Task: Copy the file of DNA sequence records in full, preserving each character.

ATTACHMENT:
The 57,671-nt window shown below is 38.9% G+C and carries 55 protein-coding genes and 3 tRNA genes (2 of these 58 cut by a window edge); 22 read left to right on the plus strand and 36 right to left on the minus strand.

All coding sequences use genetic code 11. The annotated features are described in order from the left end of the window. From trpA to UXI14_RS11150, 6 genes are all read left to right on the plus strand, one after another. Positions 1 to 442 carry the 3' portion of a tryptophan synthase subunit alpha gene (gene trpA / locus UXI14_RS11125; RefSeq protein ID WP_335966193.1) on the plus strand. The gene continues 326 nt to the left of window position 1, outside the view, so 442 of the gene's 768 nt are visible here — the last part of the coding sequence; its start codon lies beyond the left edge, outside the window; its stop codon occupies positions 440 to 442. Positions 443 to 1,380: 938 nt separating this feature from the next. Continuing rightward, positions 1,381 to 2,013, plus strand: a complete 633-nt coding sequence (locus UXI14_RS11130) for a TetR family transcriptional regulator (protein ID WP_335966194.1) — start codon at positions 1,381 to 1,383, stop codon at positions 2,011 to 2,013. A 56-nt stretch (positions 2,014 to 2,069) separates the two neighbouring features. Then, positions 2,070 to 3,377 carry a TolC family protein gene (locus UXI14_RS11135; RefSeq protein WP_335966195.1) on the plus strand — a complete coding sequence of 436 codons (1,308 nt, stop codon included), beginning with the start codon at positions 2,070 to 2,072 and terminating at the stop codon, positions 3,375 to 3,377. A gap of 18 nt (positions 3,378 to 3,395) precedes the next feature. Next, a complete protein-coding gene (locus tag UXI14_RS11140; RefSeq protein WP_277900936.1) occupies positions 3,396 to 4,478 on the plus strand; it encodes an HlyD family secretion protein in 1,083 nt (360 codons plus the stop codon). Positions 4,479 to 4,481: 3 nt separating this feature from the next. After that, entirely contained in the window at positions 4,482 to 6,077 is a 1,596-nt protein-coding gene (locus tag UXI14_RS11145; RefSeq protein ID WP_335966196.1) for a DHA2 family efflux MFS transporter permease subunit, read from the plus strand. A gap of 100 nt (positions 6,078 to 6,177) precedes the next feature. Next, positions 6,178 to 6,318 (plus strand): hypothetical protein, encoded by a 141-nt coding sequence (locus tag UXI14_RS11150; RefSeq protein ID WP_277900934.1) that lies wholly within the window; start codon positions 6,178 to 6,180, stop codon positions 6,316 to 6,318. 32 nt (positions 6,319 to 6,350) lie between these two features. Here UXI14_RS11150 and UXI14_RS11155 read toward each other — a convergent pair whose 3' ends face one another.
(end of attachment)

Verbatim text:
The 57,671-nt window shown below is 38.9% G+C and carries 55 protein-coding genes and 3 tRNA genes (2 of these 58 cut by a window edge); 22 read left to right on the plus strand and 36 right to left on the minus strand.

All coding sequences use genetic code 11. The annotated features are described in order from the left end of the window. From trpA to UXI14_RS11150, 6 genes are all read left to right on the plus strand, one after another. Positions 1 to 442 carry the 3' portion of a tryptophan synthase subunit alpha gene (gene trpA / locus UXI14_RS11125; RefSeq protein ID WP_335966193.1) on the plus strand. The gene continues 326 nt to the left of window position 1, outside the view, so 442 of the gene's 768 nt are visible here — the last part of the coding sequence; its start codon lies beyond the left edge, outside the window; its stop codon occupies positions 440 to 442. Positions 443 to 1,380: 938 nt separating this feature from the next. Continuing rightward, positions 1,381 to 2,013, plus strand: a complete 633-nt coding sequence (locus UXI14_RS11130) for a TetR family transcriptional regulator (protein ID WP_335966194.1) — start codon at positions 1,381 to 1,383, stop codon at positions 2,011 to 2,013. A 56-nt stretch (positions 2,014 to 2,069) separates the two neighbouring features. Then, positions 2,070 to 3,377 carry a TolC family protein gene (locus UXI14_RS11135; RefSeq protein WP_335966195.1) on the plus strand — a complete coding sequence of 436 codons (1,308 nt, stop codon included), beginning with the start codon at positions 2,070 to 2,072 and terminating at the stop codon, positions 3,375 to 3,377. A gap of 18 nt (positions 3,378 to 3,395) precedes the next feature. Next, a complete protein-coding gene (locus tag UXI14_RS11140; RefSeq protein WP_277900936.1) occupies positions 3,396 to 4,478 on the plus strand; it encodes an HlyD family secretion protein in 1,083 nt (360 codons plus the stop codon). Positions 4,479 to 4,481: 3 nt separating this feature from the next. After that, entirely contained in the window at positions 4,482 to 6,077 is a 1,596-nt protein-coding gene (locus tag UXI14_RS11145; RefSeq protein ID WP_335966196.1) for a DHA2 family efflux MFS transporter permease subunit, read from the plus strand. A gap of 100 nt (positions 6,078 to 6,177) precedes the next feature. Next, positions 6,178 to 6,318 (plus strand): hypothetical protein, encoded by a 141-nt coding sequence (locus tag UXI14_RS11150; RefSeq protein ID WP_277900934.1) that lies wholly within the window; start codon positions 6,178 to 6,180, stop codon positions 6,316 to 6,318. 32 nt (positions 6,319 to 6,350) lie between these two features. Here UXI14_RS11150 and UXI14_RS11155 read toward each other — a convergent pair whose 3' ends face one another.